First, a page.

Some people, however, need thigh-high compression socks (click to see via Amazon) to treat a specific issue. These are usually prescribed by a doctor. Most day-to-day users will not need this kind of “extreme sock” but it’s helpful to know it’s an option.
On a fun note, if you have been into the hospital and needed to wear those white compression type socks, these are commonly called “TEDS” and come in both knee-high and thigh varieties. Now you might know what the heck the nurses and doctors are talking about!
Compression sleeves are also pretty popular too. These products are made up of similar technology to compression socks but they only wrap around one particular area such as the elbow or calf.
You may have seen these products on TV when watching athletes competing in high-intensity events, like an Iron Man. However, I know some nurses in particular, who opt for this style instead of the full sock for comfort.
Difference between compression socks and compression stockings?Sometimes people use these phrases interchangeably but in the medical world, compression stockings are for people needing 20mmhg – 40mmhg and more. Stockings should also be replaced every 3 to 6 months with regular monitoring and measurement from you doctor.
How Do You Put on Compression Socks Before Work?
This is probably the hardest part of the whole process in buying compression socks… getting the darn things on!
But luckily for you, I’ve put on 1000’s in my time and have a few tricks up my sleeve.
- Try wearing rubber gloves
- Applying a touch of cornstarch or talcum powder to your legs before putting on the socks
- Using a plastic bag (works well if you have toe-less socks/stockings). Click the link to see a video.
This video also gives another solution.
Or you can use a clever device to avoid getting into a hot sweat such as:
Here are a few take away tips when putting them on:
Related post: How to Relieve Foot and Leg Pain from Standing All Day
Recommended Compression Socks
Most compression socks can be purchased without a prescription unless you have a condition that requires something custom to be made for you.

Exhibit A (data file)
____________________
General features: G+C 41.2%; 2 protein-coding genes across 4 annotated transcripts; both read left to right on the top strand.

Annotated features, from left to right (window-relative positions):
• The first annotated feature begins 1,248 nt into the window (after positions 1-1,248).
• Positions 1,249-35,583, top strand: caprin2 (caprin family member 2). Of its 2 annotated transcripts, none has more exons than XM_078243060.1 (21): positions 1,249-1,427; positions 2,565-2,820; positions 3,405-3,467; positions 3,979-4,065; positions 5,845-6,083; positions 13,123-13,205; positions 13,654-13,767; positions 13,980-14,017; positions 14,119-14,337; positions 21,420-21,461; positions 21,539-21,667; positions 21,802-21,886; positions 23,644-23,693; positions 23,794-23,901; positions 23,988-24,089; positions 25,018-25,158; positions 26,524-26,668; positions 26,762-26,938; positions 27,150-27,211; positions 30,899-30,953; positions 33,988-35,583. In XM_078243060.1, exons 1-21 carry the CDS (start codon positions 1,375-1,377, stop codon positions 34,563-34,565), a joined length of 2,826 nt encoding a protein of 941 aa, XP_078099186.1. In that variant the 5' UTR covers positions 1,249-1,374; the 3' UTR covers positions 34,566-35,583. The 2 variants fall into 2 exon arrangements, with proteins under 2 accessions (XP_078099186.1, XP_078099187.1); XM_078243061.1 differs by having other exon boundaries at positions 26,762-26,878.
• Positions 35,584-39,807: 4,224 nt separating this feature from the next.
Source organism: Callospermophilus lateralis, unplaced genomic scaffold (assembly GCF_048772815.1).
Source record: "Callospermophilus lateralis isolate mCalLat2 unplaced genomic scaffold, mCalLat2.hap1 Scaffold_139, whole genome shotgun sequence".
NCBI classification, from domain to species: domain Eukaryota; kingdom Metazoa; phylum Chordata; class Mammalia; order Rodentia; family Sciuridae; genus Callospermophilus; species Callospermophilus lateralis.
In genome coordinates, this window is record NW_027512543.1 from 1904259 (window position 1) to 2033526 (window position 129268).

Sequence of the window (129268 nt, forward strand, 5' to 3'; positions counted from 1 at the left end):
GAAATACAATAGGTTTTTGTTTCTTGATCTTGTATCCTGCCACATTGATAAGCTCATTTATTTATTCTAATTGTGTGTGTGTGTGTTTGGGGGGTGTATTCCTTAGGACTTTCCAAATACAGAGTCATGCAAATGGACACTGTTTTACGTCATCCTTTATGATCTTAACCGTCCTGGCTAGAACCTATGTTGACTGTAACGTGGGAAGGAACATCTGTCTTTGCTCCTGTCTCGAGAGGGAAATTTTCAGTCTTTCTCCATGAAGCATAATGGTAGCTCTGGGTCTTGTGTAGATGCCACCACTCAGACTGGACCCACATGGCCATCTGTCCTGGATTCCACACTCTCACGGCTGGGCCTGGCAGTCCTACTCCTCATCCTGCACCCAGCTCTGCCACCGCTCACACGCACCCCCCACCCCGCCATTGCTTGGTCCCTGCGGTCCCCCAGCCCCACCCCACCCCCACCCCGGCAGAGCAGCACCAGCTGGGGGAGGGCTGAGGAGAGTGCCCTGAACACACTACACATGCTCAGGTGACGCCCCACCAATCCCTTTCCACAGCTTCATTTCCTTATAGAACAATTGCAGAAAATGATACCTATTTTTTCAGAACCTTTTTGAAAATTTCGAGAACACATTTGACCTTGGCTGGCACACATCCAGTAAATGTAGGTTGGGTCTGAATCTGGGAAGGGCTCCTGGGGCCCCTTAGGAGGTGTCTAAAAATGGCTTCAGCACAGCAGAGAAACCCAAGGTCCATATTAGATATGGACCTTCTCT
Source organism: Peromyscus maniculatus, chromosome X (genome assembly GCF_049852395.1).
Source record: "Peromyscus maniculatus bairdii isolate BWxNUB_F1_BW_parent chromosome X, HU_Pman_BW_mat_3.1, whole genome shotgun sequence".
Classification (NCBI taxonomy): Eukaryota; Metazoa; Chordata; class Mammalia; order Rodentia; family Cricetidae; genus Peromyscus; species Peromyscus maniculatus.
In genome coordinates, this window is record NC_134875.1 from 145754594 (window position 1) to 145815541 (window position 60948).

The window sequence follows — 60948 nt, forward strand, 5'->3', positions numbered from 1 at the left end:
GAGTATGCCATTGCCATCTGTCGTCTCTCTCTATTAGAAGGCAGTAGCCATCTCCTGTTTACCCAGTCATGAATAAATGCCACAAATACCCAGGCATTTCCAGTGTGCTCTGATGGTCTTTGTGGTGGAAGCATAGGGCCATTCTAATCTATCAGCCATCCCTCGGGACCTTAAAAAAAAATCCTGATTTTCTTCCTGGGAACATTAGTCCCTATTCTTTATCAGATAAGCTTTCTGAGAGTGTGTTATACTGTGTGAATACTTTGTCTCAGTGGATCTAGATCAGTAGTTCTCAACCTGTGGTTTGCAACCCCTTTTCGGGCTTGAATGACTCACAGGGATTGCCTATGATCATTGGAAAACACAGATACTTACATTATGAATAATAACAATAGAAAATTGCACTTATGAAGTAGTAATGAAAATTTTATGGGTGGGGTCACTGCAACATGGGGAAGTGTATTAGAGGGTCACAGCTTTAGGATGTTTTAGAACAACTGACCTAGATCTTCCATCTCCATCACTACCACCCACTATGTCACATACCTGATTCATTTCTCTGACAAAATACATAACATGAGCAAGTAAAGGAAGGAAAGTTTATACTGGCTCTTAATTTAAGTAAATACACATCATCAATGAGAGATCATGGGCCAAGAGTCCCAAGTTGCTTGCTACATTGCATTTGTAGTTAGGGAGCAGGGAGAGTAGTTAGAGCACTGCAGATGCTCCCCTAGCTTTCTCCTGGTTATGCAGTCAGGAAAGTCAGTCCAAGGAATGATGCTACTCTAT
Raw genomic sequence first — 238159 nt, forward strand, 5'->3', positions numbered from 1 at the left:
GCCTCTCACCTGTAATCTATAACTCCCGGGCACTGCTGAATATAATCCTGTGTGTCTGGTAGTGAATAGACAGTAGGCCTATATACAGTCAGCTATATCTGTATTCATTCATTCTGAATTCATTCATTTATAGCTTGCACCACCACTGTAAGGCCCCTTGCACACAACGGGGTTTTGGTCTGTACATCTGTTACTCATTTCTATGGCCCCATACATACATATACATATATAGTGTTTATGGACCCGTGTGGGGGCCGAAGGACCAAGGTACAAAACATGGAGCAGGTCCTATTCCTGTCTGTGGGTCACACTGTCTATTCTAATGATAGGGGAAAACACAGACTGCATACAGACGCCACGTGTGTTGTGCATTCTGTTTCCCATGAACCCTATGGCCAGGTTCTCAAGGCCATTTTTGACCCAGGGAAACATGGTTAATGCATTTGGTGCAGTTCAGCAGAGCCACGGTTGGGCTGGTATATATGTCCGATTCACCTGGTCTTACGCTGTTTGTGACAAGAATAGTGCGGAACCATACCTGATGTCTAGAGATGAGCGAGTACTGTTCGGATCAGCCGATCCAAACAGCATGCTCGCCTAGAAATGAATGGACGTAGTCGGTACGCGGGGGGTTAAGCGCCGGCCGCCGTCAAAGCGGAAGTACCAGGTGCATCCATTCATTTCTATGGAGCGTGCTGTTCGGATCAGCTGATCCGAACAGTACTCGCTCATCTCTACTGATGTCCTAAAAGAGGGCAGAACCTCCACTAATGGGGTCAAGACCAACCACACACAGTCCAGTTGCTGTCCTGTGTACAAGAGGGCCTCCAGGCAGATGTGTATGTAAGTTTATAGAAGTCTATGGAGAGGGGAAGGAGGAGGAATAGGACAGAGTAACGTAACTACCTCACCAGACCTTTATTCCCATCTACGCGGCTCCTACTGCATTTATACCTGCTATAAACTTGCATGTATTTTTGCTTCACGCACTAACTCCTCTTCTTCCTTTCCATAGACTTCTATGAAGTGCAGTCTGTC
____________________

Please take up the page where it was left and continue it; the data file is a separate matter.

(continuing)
Below is a list of compression socks easily found on Amazon based on individual categories. I recommend getting at least two pairs, once you’ve found the pair you love, so you are never left without a pair when the other is in the wash.
In terms of pricing, compression socks range anywhere from $10 – upwards of $100 per pair depending on the level of compression, fiber used and if they are a custom make or not. I never go for the $10 pair because in my experience they fall down, even when I have been fitted appropriately. But at the same time spending $80 on a pair just for run-of-the-mill daily activities seems a little extreme.
Here are my recommendations from years of trialing compression socks.
Best Overall: Sockwell Elevation Firm Graduated Compression Socks
Most Popular On Amazon: Physix Gear Compression Socks
Best Value: SB Sox Lite Compression Socks
Special Mention – American Made: Boldfoot Socks
Summary: Should I Wear Compression Socks At Work?
For almost everybody, even the mildest form of compression will help minimize leg aches and reduce swelling after a long day on your feet.
But you should always consult your doctor if you have any pre-standing health condition or you’re simply not sure it’s a good way to go.
Don’t forget to take them off before bed. You don’t need them on in bed unless your doctor specified it.
We hope this helped you finally feel some relief after a busy day at the office on your feet!
P.s. If you are a new nurse, check out Nursing Survival Kit HERE and get on top of that anxiety I know you’re probably losing sleep over.